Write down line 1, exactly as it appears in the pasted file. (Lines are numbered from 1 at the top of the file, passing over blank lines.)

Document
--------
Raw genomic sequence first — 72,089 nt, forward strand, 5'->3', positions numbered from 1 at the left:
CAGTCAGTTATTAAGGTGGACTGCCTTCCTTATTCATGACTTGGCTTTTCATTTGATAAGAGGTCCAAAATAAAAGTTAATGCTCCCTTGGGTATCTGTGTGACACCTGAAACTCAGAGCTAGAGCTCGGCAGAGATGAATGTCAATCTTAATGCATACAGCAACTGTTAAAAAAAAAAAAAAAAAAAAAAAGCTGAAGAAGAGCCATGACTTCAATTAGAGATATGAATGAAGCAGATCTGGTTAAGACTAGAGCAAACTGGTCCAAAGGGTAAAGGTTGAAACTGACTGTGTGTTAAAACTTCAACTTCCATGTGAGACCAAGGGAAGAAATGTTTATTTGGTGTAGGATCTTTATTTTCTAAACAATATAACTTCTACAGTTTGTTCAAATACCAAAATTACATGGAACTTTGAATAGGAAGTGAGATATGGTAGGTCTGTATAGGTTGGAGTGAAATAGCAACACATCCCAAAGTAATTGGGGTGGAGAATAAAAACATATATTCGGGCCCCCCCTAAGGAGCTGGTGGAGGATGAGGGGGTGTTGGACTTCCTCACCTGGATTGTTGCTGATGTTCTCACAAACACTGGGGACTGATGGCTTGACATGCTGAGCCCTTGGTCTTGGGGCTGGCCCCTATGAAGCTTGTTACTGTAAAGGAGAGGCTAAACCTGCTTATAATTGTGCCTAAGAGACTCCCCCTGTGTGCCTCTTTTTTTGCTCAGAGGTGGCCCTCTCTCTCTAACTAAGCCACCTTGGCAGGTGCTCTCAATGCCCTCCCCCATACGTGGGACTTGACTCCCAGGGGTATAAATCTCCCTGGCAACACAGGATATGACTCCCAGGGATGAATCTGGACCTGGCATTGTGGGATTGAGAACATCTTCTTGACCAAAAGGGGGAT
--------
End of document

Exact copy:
Raw genomic sequence first — 72,089 nt, forward strand, 5'->3', positions numbered from 1 at the left: